Regardless of how you design your autosuggest menu, don’t forget to include a test version without it to validate whether it helps or hurts the search experience. Make sure to segment results on desktop and mobile devices, as autosuggest can be much more difficult to navigate on mobile devices, as a device’s keyboard typically cuts screen space in half. You may discover your best approach is to include it on desktop only.
A popular tactic is to redirect search queries that exact-match categories and sub-categories to their respective product list pages.
For example, a search for “memory foam dog beds” directs to a category page, which is laid out quite differently than its search results pages.
Orvis’ category page layout
Orvis’ search results page layout
Notice that the search page displays smaller product images, more filtered navigation options and omits the hero banner. It’s important to validate if category redirection is a better experience. This is a trickier A/B test to set up, as it only applies to search terms that are redirected to category pages, and may not be feasible with all testing tools.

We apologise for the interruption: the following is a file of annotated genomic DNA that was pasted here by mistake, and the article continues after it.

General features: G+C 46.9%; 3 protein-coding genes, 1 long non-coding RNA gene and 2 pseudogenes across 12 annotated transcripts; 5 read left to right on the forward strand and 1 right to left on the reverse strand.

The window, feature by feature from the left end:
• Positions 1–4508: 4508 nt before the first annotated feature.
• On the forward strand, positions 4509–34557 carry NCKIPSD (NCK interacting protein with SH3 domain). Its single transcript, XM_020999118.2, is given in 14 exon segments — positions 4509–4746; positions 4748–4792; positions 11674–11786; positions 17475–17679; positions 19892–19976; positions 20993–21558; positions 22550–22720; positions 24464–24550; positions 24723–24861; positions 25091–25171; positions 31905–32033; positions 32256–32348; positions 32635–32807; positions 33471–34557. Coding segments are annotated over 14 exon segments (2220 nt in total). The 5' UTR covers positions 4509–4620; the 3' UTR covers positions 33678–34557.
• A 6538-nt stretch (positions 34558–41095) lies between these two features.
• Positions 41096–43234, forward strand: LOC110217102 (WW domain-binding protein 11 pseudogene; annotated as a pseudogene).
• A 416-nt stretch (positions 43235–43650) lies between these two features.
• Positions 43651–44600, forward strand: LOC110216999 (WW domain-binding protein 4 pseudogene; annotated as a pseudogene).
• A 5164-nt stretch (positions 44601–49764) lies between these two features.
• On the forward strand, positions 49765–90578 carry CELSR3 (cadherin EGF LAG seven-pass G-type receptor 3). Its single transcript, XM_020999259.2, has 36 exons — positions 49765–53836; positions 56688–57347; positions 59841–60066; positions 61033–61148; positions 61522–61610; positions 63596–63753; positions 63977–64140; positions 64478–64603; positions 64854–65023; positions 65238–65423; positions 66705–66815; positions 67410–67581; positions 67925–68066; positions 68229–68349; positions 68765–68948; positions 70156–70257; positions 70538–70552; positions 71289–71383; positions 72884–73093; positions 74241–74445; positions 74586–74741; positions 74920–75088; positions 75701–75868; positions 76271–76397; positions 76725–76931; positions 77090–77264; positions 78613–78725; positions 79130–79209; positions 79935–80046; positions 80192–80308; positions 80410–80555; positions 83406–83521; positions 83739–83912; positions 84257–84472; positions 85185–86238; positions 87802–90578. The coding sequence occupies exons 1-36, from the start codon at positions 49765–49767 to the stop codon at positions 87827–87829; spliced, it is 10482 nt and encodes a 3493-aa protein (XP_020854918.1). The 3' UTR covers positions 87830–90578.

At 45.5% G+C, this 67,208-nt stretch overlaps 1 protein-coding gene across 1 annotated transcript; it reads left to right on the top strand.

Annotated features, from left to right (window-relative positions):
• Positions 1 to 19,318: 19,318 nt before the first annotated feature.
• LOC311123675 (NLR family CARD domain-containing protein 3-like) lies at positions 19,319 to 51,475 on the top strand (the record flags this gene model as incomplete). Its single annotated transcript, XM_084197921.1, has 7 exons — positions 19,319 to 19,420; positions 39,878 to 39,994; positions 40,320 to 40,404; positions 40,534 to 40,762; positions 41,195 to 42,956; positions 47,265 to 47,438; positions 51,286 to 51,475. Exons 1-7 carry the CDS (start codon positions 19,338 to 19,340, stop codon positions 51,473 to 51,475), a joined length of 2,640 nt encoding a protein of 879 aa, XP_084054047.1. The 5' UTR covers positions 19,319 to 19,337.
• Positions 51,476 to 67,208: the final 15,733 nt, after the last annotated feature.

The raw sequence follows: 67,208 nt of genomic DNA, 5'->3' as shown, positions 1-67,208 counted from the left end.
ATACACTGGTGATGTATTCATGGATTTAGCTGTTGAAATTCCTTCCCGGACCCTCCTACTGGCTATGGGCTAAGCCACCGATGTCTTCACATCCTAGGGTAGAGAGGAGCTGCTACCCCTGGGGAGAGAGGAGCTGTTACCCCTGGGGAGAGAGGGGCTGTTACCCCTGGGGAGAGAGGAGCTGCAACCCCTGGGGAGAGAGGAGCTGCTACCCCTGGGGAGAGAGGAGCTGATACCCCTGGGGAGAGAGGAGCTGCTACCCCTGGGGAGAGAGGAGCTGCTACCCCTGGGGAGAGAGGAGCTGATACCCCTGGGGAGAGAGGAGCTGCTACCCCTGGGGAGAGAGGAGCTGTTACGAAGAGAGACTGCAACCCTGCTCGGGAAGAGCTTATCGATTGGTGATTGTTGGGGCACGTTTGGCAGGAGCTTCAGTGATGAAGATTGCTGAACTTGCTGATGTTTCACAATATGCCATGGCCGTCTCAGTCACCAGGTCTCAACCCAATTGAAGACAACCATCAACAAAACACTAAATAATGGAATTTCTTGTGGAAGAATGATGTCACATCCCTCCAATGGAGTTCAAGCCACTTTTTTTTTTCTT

Visitors who use your search box are in task mode. Are your promotional banners distracting from their task?
Does showing promotions tailored to the search term increase click through, conversion and revenue? Does it increase urgency and reduce days to purchase?
Do banners that include department filters get more engagement than left-side menus? Does this lead to better search refinements, higher click through and higher conversion and revenue?
Do promotional banners add value at the bottom of search results, or do they compete with navigation?
Header design and refinement tools